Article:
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Horn of Plenty (of trouble)

Preserving the Scott’s cornucopia on Decatur road is problematic

By Michael Summers


Fort Wayne Reader


Once upon a time, in an era known as the 1940s and 50s, giant, flashing neon signs loomed over the cityscapes and highways of America like resurrected prehistoric beasts in a drive-in movie.

They came to be known as, appropriately, spectacular signs, and as sometimes happens, these giant spectacular signs took on a significance and meaning that went far beyond their original purpose as advertising.

Angie Quinn, executive director of ARCH — Fort Wayne’s Historic Preservation organization — offers this quote from a book by Tama Starr and Edward Hayman to explain the signs’ appeal and meaning. “These signs appeal to child in us. We love to contemplate a steaming coffee cup bigger than six hot tubs and savor the sight of the heroic Johnny Walker as tall as a skyscraper, striding endlessly across the night sky. This peculiar combination of grandeur and whimsy has an undeniable, magnetic attraction.”

To continue: “These signs do more than advertise products… they dramatize America’s self-image in messages with many layers of meaning. We are the biggest and best and we are here to stay. In the seeming effortlessness and balletic precision with which our spectaculars operate suggest the confidence and sense of order we like to believe are the defining qualities of our national character.”

“So they’re not just an advertising sign,” says Quinn. “They’re significantly something more, especially when they reach the proportion of a 70-foot bowl of fruit.”

The 70-foot bowl of fruit (and vegetables) Quinn refers to is the giant cornucopia which has been dispensing its bounty over the grocery store on Decatur road since it opened as Eavey’s in 1956. Eavey’s was one of those businesses that seem hard to believe by today’s standards. It was one of the biggest grocery stores in the country — Life magazine did a feature on it back in the day — and those who remember talk about an enormous coffee grinder, a swimming pool, and a giant red slide adjacent to the property.

Spectacular signs started to disappear or become a bit more modest in the 60s. “It had to do with the fact that lots of cities began making more stringent sign ordinances,” says Quinn. “A lot of communities ultimately passed ordinances to keep signs from having flashing lights or something like that, so the ones that are still around were often times ‘grandfathered’ in.”

The Eavey’s location became Scott’s in the late 60s, but the sign stayed — a 70-foot tall cornucopia made of porcelain-coated steel with neon lights outlining each fruit and vegetable. True to the Starr and Hayman quote at the beginning of this story, the giant cornucopia became an icon for the community and the neighborhood, so that when the Scott’s on Decatur road announced it was shutting its doors last month, quite a few people were disappointed. More to the point, they were worried about the sign. Writing on her blog Child of the Fort (childofthefort.blogspot.com), Kristina Frazier-Henry recounts her own memories of the sign that she had growing up on the Southside of Fort Wayne, and says in an open letter to Kroger’s, “So now, you're closing Decatur Road Scott's and I'm sitting here in my little ole house in Fishers, Indiana, fretting about the future of the cornucopia. I kid you not. If you destroy one of the most iconic symbols of Fort Wayne, I don't think that I will ever forgive you.”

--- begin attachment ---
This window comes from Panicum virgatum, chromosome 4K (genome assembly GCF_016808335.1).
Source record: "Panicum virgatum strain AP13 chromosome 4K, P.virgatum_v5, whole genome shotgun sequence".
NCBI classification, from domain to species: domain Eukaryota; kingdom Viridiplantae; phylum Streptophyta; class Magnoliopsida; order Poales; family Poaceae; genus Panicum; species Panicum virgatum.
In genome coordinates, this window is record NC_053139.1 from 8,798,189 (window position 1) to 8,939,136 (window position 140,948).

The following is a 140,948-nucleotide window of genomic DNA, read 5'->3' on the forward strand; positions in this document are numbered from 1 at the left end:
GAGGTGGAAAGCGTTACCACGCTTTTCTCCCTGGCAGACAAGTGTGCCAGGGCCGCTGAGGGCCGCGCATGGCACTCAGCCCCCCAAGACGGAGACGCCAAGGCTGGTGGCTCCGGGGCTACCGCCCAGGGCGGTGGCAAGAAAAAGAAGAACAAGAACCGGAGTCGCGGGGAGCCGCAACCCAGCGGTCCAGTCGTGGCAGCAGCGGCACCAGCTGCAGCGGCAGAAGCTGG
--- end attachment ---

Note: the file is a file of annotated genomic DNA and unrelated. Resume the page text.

Another blog, Around Fort Wayne (aroundfortwayne.info/blog) also took up the call, asking if ARCH would step up to save the sign.

But the problem is, steps taken by Scott’s back in 1992 to preserve the sign take it out of ARCH’s purview. “What’s sad about the Scott’s sign is that it had neon on it, so it really was a spectacular spectacular,” says Angie Quinn, who wrote on ARCH’s blog about her own memories of the Scott’s sign. But the sign was in bad condition by the late 80s/early 90s, and Scott’s replaced it with a new metal sign and got rid of the neon. It remained as a community landmark, but without the original materials… “Scott’s did a great thing, but it creates this horrible conundrum for national register status because it’s not eligible anymore, so it makes doing traditional historic preservation activities difficult,” Quinn explains.

“From a strictly historic preservation standpoint, it’s a difficult task for us,” Quinn adds. “It doesn’t fall into the things we usually do. The tools in our tool belt don’t usually include something that was built in 1992. And it’s not something that has an economic use — it’s not a building, it’s not a house. The building is in good condition, so the structure has an economic life that could include that sign. Whether or not we can ever determine another use for that building that would appreciate the giant cornucopia on top or whether another location would ever be found where it would be appropriate and in scale… those are the things that have to be worked through.”

Quinn says ARCH is looking into what they can do, but hopes that they aren’t the only avenue for preserving the sign. (though tearing it down presents another set of problems to the location’s owner — that supports on that thing are SOLID).

For more information and updates, check out the blog on the ARCH website at archfw.org.

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